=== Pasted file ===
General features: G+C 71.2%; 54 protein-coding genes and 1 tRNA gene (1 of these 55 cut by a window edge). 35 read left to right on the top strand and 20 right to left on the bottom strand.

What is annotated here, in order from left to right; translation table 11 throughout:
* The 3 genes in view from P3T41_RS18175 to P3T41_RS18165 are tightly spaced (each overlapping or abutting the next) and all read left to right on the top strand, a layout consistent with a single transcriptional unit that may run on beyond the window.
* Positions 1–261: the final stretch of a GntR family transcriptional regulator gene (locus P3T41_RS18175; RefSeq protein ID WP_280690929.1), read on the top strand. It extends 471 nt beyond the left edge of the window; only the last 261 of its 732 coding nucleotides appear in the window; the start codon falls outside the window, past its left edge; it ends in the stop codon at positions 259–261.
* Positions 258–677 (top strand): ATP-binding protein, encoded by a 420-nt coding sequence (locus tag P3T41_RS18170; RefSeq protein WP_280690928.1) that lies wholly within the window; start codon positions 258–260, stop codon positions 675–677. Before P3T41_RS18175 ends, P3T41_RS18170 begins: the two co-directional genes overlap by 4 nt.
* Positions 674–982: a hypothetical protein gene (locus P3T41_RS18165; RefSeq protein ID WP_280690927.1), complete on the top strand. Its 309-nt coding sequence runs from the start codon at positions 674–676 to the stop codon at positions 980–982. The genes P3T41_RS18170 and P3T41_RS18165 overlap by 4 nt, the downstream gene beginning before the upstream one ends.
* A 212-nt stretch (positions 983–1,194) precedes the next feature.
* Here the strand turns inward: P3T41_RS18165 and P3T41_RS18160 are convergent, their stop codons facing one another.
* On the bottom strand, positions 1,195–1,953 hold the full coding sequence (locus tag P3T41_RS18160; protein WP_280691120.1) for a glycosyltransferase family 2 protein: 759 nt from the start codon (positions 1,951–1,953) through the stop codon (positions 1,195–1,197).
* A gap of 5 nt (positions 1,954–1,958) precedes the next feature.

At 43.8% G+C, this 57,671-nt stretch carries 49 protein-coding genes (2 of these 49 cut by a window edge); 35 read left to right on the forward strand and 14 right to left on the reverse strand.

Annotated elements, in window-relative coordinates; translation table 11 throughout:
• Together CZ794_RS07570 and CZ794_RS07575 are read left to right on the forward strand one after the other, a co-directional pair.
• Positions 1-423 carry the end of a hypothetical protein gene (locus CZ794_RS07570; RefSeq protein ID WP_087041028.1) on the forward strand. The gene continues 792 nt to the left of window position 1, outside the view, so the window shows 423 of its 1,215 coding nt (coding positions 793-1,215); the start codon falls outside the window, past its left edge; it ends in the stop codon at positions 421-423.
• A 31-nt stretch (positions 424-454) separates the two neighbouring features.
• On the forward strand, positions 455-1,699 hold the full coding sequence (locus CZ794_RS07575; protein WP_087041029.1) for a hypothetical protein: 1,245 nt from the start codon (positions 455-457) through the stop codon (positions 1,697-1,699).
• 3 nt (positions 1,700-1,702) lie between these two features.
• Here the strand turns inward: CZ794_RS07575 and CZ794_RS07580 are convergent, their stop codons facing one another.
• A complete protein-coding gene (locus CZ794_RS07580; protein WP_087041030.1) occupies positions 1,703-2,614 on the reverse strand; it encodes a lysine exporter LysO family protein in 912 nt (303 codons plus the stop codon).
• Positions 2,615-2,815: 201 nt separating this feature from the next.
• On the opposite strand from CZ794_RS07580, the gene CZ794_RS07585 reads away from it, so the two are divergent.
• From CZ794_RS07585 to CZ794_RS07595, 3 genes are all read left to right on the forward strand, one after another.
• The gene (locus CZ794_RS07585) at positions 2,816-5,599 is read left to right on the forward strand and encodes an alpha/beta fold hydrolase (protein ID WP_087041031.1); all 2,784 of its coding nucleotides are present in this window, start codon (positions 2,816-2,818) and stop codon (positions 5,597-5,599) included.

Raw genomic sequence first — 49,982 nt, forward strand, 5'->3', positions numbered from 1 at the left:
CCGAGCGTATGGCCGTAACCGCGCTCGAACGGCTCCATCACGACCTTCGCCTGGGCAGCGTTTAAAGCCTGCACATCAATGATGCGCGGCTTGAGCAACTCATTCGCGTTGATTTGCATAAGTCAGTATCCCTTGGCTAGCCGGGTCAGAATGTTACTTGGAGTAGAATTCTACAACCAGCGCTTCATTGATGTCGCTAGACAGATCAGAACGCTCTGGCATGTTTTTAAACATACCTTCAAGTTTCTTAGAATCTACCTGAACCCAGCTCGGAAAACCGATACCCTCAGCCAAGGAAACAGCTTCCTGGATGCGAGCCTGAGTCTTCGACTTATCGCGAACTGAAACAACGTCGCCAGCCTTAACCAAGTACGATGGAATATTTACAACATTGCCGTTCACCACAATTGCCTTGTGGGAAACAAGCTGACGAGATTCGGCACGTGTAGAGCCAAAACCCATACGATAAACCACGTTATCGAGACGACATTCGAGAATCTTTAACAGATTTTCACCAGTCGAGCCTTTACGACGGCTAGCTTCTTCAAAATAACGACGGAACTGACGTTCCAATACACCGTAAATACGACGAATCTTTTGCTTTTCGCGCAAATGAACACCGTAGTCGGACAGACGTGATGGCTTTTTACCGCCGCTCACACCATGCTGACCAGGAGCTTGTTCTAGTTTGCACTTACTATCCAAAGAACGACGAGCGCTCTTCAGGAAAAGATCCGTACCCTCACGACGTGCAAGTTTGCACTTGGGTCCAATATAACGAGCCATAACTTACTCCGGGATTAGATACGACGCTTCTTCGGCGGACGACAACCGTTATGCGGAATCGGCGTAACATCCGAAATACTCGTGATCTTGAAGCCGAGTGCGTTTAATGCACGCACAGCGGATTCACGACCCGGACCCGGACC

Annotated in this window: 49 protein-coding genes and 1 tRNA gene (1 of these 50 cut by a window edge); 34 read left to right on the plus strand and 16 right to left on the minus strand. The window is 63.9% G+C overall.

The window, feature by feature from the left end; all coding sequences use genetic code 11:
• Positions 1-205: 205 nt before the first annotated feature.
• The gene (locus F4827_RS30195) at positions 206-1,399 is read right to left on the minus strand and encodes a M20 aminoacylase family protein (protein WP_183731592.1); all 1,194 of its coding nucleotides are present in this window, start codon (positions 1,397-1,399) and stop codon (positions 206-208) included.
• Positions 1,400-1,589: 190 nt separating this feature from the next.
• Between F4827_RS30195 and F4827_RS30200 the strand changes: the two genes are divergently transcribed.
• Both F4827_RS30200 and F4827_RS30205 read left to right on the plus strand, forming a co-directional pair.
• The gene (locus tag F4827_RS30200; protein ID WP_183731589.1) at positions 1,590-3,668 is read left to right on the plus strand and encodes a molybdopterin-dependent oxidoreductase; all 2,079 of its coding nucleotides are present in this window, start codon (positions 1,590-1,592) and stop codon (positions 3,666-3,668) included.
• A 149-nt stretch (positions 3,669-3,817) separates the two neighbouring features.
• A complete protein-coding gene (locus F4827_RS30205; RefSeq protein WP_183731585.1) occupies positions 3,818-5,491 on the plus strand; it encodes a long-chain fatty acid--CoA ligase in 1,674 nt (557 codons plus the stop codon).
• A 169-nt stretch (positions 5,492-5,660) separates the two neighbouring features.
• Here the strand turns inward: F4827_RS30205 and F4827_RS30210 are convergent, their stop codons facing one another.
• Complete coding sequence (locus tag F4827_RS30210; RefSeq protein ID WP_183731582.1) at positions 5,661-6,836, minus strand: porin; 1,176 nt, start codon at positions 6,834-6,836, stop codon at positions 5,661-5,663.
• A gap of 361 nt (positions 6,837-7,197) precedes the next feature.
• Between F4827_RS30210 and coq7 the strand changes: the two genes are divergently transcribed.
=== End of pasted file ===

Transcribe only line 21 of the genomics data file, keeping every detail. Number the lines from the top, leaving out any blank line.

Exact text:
• On the opposite strand from CZ794_RS07580, the gene CZ794_RS07585 reads away from it, so the two are divergent.